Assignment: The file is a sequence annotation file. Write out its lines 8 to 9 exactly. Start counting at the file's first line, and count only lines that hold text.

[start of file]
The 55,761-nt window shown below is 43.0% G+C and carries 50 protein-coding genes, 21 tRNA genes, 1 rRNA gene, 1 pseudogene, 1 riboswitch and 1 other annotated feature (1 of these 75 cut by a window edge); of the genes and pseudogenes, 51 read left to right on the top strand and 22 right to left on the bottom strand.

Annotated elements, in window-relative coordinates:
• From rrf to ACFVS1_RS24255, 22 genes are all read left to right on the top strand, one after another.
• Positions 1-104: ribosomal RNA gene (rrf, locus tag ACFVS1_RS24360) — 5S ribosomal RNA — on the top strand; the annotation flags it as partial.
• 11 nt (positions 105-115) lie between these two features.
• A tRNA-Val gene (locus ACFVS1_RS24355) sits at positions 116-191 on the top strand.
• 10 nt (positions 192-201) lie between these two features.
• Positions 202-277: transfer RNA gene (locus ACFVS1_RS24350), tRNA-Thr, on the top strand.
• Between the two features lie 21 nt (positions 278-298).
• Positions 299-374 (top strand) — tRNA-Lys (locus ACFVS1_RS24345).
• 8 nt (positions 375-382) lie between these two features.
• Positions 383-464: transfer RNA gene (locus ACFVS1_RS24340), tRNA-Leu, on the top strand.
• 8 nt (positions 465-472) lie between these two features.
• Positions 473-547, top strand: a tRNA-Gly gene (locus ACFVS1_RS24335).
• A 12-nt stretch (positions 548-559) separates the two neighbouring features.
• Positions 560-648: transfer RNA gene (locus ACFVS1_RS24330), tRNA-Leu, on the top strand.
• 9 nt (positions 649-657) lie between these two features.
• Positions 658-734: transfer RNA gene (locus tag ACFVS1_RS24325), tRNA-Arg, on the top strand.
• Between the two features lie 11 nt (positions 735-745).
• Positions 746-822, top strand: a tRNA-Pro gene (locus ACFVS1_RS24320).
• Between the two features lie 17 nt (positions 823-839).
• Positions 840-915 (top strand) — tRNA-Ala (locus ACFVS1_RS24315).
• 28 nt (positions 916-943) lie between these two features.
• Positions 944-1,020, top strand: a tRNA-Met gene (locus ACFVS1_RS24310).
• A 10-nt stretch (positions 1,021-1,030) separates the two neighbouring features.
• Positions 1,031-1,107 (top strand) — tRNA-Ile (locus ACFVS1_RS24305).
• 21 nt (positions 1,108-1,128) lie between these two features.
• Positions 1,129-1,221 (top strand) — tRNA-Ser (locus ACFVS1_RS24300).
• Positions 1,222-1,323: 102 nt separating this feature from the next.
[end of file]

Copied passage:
• Positions 202-277: transfer RNA gene (locus ACFVS1_RS24350), tRNA-Thr, on the top strand.
• Between the two features lie 21 nt (positions 278-298).